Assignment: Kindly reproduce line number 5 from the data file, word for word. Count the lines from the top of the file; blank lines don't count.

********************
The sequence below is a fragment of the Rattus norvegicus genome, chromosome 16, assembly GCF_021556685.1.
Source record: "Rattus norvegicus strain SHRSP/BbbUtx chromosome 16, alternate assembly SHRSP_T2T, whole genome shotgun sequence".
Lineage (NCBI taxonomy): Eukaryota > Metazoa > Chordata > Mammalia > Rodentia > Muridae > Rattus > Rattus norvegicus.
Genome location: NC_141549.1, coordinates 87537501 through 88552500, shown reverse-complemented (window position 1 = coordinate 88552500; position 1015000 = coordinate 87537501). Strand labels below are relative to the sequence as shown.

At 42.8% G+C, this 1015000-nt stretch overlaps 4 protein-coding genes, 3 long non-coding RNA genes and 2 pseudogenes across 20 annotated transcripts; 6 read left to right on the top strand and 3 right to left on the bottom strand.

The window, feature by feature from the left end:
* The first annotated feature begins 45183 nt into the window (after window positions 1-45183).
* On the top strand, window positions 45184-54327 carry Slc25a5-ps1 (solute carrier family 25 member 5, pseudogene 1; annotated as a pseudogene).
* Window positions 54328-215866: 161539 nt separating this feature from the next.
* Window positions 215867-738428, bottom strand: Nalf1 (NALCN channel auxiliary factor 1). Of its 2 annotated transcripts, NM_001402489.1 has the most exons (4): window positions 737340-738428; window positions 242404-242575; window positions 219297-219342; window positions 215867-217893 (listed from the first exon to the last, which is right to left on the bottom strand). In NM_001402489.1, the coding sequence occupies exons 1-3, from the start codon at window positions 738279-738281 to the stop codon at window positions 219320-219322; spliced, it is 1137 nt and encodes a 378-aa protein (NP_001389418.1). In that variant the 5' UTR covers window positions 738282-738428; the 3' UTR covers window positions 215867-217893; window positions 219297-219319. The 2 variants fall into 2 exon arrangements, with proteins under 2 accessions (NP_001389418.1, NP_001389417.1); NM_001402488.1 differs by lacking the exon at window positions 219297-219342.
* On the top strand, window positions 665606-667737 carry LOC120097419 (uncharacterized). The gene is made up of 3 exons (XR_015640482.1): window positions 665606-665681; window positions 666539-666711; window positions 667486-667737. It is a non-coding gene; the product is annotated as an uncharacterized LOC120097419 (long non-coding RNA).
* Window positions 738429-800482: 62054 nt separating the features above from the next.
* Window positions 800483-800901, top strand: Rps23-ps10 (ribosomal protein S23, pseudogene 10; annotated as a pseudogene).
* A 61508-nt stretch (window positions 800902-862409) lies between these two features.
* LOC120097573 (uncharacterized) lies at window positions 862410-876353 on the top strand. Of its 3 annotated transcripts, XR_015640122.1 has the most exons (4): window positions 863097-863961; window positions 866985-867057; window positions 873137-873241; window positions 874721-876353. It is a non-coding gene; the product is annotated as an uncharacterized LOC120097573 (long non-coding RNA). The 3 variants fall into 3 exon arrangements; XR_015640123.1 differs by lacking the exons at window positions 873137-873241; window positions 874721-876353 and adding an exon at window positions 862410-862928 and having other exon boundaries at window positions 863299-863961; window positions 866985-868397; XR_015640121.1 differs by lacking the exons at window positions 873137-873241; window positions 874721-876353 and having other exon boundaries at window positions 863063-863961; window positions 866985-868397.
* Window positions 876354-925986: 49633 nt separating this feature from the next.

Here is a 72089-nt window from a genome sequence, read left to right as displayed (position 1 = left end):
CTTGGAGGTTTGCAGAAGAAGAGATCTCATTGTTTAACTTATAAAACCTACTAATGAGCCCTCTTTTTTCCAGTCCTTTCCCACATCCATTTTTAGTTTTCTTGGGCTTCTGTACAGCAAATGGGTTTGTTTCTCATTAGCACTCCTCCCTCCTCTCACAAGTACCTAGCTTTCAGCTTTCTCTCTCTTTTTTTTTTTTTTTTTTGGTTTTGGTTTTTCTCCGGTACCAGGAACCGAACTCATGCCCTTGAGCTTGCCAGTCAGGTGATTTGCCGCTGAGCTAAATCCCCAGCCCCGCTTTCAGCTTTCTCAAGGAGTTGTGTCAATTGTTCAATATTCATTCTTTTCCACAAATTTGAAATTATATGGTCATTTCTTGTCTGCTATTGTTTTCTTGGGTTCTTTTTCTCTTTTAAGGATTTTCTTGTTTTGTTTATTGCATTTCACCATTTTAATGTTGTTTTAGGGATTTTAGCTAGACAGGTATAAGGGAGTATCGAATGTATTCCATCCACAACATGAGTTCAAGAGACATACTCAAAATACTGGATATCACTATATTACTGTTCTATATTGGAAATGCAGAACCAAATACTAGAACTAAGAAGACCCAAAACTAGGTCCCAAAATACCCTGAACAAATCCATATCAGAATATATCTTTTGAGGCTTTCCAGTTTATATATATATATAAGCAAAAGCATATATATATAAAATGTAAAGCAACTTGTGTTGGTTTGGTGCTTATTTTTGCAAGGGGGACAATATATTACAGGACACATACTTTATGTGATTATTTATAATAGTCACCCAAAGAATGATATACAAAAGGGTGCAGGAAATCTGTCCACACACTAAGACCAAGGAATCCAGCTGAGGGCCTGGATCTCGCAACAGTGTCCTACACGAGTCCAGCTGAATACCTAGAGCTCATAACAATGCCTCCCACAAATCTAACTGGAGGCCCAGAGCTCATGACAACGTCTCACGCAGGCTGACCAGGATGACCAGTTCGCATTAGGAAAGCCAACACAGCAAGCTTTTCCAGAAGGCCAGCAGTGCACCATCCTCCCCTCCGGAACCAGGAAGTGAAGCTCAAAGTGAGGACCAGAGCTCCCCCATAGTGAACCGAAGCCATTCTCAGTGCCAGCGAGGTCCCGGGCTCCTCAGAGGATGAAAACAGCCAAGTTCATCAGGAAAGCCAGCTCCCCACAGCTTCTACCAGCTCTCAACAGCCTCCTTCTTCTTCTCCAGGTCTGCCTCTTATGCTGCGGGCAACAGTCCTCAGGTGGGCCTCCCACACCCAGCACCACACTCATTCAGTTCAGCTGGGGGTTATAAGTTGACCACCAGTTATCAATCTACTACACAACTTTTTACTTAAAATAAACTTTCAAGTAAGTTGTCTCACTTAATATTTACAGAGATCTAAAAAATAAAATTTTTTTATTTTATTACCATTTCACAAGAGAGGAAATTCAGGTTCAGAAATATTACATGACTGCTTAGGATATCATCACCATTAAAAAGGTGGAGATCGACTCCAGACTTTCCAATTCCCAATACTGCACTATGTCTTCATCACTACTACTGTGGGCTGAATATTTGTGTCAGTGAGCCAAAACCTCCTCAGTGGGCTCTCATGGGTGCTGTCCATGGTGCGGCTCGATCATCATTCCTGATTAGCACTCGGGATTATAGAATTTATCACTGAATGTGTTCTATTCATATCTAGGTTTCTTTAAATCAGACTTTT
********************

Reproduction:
At 42.8% G+C, this 1015000-nt stretch overlaps 4 protein-coding genes, 3 long non-coding RNA genes and 2 pseudogenes across 20 annotated transcripts; 6 read left to right on the top strand and 3 right to left on the bottom strand.